So, in honor of this month, and International Women’s Day on March 8, we have developed the ultimate trucking guide for women to encourage and aid the industry’s future drivers. This guide will go over how to get started, why more women should enter the field, and why “hiring women drivers is a viable and responsible option for reducing the driver shortage and boosting profitability.”

How to get started as a truck driver

Before starting your career as a truck driver, you will need to obtain proper training and necessary certifications, including a Commercial Driver’s License (CDL) or Commercial Motor Vehicle (CMV) license and certificate. To acquire these licenses, you’ll need to complete driving school. However, each state is different, so it’s essential to research your state’s requirements for certification. 

Trucking education and coaching/mentor programs are designed to prepare you for the road ahead and assist you in finding the right job within the industry. Some resources that will help you begin your journey to becoming a driver include:

  • LeadHERtrucking from Women in Trucking (WIT); 
  • Engage Mentor Match through WIT;
  • The Women in Trucking Foundation (WITF) Scholarship
  • WIT Professional Development Certification Training

Once you’ve completed your education and training, it’s time to look for opportunities at companies that are reputable and a good fit for you.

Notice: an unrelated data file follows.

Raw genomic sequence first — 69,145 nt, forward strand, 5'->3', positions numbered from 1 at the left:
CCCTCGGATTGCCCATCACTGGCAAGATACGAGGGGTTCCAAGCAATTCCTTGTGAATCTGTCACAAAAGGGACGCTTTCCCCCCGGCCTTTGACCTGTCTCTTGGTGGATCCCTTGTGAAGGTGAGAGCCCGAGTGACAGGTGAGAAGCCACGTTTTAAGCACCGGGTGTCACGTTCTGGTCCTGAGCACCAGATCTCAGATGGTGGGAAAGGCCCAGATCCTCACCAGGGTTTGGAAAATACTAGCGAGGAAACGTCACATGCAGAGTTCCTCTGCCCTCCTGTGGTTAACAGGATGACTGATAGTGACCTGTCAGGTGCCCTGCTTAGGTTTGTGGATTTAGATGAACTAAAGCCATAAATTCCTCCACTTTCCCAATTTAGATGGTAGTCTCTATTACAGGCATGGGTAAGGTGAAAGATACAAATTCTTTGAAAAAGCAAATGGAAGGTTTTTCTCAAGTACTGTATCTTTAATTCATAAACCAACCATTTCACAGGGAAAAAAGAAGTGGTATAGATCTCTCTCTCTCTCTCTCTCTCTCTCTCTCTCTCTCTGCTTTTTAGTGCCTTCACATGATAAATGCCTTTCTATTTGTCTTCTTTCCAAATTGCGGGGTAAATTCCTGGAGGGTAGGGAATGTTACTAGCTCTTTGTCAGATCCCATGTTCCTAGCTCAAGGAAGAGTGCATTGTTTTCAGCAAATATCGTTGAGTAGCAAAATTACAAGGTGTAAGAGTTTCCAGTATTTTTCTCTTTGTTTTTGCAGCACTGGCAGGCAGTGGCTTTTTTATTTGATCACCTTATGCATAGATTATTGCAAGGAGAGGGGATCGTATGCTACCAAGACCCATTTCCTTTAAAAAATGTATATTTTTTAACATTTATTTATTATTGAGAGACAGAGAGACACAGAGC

When it comes to finding a job in the trucking industry, your mentor or trainer may be able to place you in a position that is right for you. However, if you find yourself searching on your own, you can try browsing job boards, bulletins, or company career sites. When vetting these potential workplaces, it’s vital to look for female-specific training options, positive reviews on sites like Glassdoor, a clean track record, and pictures of female drivers on their website.

What makes truck driving a great career for women?

Being a truck driver comes with its fair share of perks that make it a great career choice for women looking to be financially secure and independent, including:

  • Accessible opportunities
  • Competitive salaries
  • Flexible scheduling
  • Full employer benefits
  • Professional training opportunities
  • Thriving freelance market
  • Variety of available jobs and career paths to choose from

Unlike most jobs, truck driving offers reliable income. Plus, it gives drivers the chance to work in an environment free of micromanagement with plenty of opportunities to use unique problem-solving skills. Being a truck driver also allows you to avoid the highly repetitive workforce that most women are corralled into.

Why do women make great truck drivers?

Not only are more and more women becoming interested in truck driving jobs, but recruiters are noticing studies and statistics that prove just how essential women truck drivers are to the industry. 

Here are just 3 of the reasons why women make excellent drivers:

1. Lower driver turnover 

Driver turnover for large fleets typically runs in the 90th percentile, according to the American Trucking Associations (ATA). However, the driver retention rate for women is much higher, meaning women are more likely to remain with one trucking company for a longer period of time than men. The ability to retain truck drivers allows carriers to avoid turnover and retraining costs, which can be quite expensive and time-consuming.